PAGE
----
nbc 7 responds

San Diego State Students Concerned About Mold in Their Dorm Room Air Vents

NBC 7 and Telemundo 20 Responds went to the university to speak to students and get answers

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Pictures of mold in air vents caused alarm for students at San Diego State University living in Zura Hall. SDSU says tests done Wednesday afternoon found there is no black mold and spores are at normal levels. They also say the spots worrying students are a common mold typically found in HVAC systems.

"I didn't even want to stay here last night," said Jake Wezener, who lives in Zura Hall. "I kind of wanted to go to a hotel."

Wezner isn't alone. NBC 7 spoke with several students who were concerned about the pictures going around showing what appears to be dark mold on the air vents.

"It was really disgusting," said Will Page, another student in Zura. "We opened our vent, we had to unscrew it, you'd turn it around and it's all black."

The pictures quickly spread through the dorm and beyond, as students reached out to their parents about the problem and posted on social media.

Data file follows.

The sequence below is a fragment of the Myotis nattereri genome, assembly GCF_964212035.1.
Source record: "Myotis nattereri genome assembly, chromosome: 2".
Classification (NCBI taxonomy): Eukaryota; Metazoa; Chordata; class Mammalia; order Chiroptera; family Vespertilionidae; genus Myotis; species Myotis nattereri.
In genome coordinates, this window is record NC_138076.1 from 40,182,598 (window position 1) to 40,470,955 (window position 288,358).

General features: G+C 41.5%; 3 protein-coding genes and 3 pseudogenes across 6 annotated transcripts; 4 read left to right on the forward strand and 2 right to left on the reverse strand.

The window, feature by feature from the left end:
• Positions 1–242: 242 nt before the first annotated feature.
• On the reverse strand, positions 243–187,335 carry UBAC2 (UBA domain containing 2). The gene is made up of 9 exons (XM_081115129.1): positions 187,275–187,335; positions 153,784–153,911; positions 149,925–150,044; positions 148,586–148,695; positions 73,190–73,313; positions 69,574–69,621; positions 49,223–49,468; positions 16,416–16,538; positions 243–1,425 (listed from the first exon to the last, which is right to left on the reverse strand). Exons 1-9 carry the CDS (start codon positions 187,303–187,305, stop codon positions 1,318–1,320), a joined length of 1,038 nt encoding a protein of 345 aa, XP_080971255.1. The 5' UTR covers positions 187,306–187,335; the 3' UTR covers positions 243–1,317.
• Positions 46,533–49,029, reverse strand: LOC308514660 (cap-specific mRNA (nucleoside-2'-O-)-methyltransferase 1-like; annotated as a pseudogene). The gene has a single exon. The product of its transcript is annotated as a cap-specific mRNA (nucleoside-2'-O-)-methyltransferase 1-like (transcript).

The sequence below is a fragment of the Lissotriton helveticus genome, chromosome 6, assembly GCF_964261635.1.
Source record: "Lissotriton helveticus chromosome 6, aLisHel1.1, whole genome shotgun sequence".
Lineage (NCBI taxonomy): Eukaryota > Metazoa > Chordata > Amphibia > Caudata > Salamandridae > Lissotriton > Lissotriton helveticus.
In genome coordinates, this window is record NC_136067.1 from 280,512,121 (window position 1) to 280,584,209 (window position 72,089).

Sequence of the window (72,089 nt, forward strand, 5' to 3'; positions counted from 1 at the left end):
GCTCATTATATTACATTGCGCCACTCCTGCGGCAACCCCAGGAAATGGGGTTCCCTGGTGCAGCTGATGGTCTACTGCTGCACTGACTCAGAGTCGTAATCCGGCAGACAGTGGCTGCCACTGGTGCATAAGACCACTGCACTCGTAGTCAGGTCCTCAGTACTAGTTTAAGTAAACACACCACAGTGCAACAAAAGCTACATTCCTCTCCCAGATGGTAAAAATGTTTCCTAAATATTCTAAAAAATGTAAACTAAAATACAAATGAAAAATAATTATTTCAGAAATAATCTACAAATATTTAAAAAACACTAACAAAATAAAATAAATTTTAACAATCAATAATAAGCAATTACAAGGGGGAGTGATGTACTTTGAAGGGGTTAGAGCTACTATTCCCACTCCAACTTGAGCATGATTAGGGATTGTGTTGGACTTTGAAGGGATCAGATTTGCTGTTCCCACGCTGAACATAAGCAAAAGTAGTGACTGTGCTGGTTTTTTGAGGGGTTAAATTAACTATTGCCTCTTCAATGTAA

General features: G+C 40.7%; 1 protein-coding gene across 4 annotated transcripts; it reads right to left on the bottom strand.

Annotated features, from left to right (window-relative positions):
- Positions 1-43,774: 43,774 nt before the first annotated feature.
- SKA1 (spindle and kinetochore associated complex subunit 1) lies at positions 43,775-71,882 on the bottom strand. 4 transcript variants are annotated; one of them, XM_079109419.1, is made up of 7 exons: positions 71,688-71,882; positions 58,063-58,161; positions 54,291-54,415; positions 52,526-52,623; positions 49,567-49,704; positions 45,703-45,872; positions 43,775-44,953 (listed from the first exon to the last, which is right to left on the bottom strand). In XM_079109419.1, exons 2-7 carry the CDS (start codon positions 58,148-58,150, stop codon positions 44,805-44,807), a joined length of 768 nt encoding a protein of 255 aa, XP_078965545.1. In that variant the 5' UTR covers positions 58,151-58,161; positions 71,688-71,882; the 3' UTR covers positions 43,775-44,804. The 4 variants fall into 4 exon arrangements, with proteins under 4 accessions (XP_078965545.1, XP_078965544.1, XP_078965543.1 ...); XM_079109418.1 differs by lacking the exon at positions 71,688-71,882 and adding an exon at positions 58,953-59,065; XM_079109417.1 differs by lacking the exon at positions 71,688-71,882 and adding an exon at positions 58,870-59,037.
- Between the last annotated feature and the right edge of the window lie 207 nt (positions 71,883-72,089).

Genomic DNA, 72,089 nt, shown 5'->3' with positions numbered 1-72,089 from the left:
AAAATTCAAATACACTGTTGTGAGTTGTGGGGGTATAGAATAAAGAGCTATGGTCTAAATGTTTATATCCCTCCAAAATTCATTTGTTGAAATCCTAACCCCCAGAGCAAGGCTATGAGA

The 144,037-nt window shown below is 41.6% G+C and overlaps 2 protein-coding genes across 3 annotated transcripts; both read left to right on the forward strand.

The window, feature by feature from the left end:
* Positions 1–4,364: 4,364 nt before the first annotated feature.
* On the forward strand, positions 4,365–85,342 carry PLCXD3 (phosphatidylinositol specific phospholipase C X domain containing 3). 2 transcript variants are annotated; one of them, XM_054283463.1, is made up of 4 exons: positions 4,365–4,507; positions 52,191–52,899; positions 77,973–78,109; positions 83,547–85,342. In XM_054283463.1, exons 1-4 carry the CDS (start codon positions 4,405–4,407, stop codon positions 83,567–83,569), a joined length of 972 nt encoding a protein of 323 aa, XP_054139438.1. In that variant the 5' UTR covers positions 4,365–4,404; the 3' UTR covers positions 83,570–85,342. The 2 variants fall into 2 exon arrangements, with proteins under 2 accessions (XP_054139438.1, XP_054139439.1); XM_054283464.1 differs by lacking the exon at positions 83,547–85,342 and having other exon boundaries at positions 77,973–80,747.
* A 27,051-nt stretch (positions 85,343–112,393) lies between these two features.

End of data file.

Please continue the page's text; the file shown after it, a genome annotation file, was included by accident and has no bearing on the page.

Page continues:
"I'm on a group chat with some members on floor seven," said Owen Zeip, a student. "There's a bunch of cases where the vents are just completely black."

SDSU said no one was available for an interview, but sent an email with the results of air and surface tests.

The university has received this afternoon both air and surface sample results for Zura Hall. Based on these test results, no evidence of black mold has been detected in Zura Hall. Further, all air samples measured and returned today indicate that spore levels are at normal levels, and they are also common spore types found in nature, as anticipated. The spotting identified on HVAC registers has been confirmed as a common mold that is typically found in low levels in HVAC systems. 

The university continues to communicate with student residents and encourages them that regular cleaning and minimizing moisture by keeping windows closed while HVAC systems are running will help to ensure that surface spore levels remain within normal levels. Out of an abundance of caution, assessment is ongoing. 

An email sent to students on Tuesday also said recent rain and humidity has contributed to increased presence of visible mold growth, and explained what to do if they suspect they have mold in their rooms.

"It said if you find any cases, report it through a link," said Wezner. "There are ways to get it cleaned if we find it in our room."

However students are still worried and want answers quickly.

"If something doesn't happen soon, I'll probably go somewhere else," said Wezner. "I'm not trying to sleep in mold or do my work in mold."

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